Volume 6 Supplement 1
Salivary gland epithelial cells (SGEC) express a novel alternate transcript of the B7.2 costimulatory molecule that lacks the CD28/CTLA4-binding IgV-like domain
© The Author(s) 2004
Received: 16 January 2004
Published: 25 February 2004
Epithelial cells appear to have a central role in the pathogenesis of Sjögren's syndrome (SS), by acting as antigen-presenting cells. SGEC lines established from minor SG biopsies of SS patients express MHC and B7 costimulatory molecules. We previously showed that B7.2 molecules expressed by SGEC display distinctive binding properties denoted by the functional interaction with CD28 receptor and reduced binding to the negative immune regulator CTLA4.
Objective and Methods
To delineate the role of RNA modifications in the SGEC–B7.2 protein binding properties, we applied a RT-PCR protocol that amplifies the entire coding region of the B7.2 mRNA. The amplified PCR products were sequenced and characterized.
SGEC were found to express three distinct alternate transcripts of the B7.2 molecule. These included the two previously described transcripts (encoding the full-length and the soluble form, respectively), as well as a third novel form (designated as B7.2C). B7.2C is characterized by exon 4 deletion, which encodes the IgV-like binding domain of the B7.2 protein to the CD28 and CTLA4 receptors. The conservation of the signaling peptide and the transmembrane region in the B7.2C transcript suggests the membranous expression of the encoded protein. The cell surface expression of the B7.2C protein was verified in CHO cell lines transfected with this transcript. B7.2C mRNA analysis of peripheral blood cell subpopulations (monocytes, T and B cells) revealed exclusive expression by monocytes.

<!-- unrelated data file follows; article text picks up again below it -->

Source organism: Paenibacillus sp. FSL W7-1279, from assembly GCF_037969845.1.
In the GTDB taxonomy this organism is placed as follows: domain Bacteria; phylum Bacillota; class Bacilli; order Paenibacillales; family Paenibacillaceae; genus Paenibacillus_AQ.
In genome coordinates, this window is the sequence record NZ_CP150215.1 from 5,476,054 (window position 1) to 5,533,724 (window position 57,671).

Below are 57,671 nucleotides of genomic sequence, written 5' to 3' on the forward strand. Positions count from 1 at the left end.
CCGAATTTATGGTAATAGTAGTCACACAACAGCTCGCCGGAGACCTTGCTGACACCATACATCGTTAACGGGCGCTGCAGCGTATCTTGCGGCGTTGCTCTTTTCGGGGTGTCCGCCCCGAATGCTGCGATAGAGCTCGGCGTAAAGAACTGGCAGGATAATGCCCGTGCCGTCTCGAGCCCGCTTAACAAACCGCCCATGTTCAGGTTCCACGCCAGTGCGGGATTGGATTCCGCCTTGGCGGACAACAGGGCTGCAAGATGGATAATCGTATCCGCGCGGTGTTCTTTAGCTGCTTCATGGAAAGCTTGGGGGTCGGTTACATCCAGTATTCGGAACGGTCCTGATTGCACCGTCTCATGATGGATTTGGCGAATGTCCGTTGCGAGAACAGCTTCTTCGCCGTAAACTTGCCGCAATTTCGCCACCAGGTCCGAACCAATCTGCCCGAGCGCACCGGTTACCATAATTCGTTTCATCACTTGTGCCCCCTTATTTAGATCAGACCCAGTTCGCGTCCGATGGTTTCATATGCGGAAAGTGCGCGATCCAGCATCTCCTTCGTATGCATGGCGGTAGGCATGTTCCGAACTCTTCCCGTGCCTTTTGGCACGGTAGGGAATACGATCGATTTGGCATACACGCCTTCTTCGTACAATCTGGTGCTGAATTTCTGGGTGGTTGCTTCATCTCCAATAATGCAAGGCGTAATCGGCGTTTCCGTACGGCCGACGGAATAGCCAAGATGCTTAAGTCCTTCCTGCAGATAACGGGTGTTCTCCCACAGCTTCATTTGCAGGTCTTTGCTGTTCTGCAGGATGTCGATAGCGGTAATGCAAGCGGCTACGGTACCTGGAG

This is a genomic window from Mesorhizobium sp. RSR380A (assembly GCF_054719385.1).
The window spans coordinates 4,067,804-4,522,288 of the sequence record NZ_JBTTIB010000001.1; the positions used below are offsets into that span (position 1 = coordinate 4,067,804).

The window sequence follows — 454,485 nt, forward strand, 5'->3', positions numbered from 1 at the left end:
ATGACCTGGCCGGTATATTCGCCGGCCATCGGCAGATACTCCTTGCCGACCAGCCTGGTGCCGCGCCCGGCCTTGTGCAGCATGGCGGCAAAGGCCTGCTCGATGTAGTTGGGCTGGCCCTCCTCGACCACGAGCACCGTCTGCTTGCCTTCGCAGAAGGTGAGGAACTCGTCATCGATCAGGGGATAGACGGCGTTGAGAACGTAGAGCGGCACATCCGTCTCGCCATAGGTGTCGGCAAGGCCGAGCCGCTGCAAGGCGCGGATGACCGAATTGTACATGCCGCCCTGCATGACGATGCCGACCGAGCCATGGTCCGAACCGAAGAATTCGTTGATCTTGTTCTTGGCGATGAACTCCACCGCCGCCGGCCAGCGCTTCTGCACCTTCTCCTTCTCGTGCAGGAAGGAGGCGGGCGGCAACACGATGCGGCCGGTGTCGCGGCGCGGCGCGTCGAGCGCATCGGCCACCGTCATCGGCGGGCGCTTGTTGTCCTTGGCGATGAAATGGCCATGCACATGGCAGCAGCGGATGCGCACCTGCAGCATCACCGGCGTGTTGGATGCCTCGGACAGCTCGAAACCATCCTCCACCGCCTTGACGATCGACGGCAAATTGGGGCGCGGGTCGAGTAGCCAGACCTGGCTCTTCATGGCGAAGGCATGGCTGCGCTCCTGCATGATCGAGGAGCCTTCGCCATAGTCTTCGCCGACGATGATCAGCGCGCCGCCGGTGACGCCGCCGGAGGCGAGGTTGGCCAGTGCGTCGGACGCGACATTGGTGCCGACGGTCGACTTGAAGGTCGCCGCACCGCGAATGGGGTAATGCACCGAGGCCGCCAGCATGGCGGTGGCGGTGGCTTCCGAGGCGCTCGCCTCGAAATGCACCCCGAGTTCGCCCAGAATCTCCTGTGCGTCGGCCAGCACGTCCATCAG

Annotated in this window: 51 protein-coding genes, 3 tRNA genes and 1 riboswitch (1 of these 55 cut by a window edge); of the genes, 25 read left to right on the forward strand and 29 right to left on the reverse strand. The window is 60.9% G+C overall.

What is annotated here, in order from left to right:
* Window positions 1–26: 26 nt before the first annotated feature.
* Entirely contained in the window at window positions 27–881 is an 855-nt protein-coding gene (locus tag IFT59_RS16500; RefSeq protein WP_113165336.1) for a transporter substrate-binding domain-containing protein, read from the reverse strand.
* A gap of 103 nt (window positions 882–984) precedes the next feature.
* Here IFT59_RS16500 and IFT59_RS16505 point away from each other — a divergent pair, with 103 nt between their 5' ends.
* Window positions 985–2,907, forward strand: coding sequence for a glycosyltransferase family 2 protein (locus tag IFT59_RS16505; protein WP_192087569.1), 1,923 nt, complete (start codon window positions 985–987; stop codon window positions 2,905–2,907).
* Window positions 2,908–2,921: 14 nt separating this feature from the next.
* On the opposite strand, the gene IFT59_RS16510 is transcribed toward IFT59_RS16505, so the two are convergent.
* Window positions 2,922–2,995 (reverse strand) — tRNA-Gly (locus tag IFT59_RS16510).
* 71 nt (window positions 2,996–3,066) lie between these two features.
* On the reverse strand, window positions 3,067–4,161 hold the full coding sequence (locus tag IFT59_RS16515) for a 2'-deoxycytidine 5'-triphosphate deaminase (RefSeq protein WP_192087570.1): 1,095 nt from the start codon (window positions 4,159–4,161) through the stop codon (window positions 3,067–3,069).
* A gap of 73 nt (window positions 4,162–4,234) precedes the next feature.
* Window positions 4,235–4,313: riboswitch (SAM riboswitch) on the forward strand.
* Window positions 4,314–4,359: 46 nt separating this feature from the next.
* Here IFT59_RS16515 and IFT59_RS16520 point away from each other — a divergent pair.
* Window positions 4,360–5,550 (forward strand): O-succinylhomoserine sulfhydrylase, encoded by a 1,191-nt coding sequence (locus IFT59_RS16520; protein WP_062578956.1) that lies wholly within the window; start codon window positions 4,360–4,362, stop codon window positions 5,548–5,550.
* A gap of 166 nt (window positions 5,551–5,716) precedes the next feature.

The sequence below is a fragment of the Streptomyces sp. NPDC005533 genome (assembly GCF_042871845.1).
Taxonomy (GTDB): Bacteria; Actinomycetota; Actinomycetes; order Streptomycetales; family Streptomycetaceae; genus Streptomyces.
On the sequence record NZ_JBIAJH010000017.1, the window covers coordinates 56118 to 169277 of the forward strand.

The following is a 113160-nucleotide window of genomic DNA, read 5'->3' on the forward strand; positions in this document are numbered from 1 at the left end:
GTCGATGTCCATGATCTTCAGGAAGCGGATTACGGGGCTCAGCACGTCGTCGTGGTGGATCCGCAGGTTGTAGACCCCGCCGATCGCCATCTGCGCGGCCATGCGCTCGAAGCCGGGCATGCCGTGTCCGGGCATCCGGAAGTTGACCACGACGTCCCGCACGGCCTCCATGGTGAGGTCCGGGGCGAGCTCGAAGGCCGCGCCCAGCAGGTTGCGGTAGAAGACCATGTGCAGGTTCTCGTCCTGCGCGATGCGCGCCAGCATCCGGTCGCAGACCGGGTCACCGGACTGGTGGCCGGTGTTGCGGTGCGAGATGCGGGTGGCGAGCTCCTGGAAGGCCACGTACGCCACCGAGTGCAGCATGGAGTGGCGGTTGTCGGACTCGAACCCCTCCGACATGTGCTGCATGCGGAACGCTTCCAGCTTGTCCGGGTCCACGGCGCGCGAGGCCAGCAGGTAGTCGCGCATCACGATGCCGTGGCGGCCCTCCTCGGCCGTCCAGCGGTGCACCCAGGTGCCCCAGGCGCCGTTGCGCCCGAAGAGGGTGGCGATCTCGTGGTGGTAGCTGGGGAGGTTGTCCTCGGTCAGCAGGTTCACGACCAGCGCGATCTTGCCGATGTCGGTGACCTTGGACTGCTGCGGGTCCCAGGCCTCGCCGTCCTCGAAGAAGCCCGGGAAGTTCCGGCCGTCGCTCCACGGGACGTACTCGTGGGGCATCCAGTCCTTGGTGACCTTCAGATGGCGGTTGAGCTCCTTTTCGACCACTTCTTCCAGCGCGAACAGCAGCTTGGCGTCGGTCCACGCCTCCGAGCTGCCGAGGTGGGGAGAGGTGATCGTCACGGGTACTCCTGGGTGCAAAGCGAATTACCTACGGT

The role of B7.2C transcript remains to be determined. The clustering of B7.2 molecules and the development of a network has been considered necessary for their effective interaction with CD28/CTLA4 receptors. Thus, the co-expression of the full length B7.2 with the truncated B7.2C protein (that lacks the CD28/CTLA4-binding sites) may lead to negative regulation of T cell activation by interference of B7.2C in the formation of B7.2 clusters.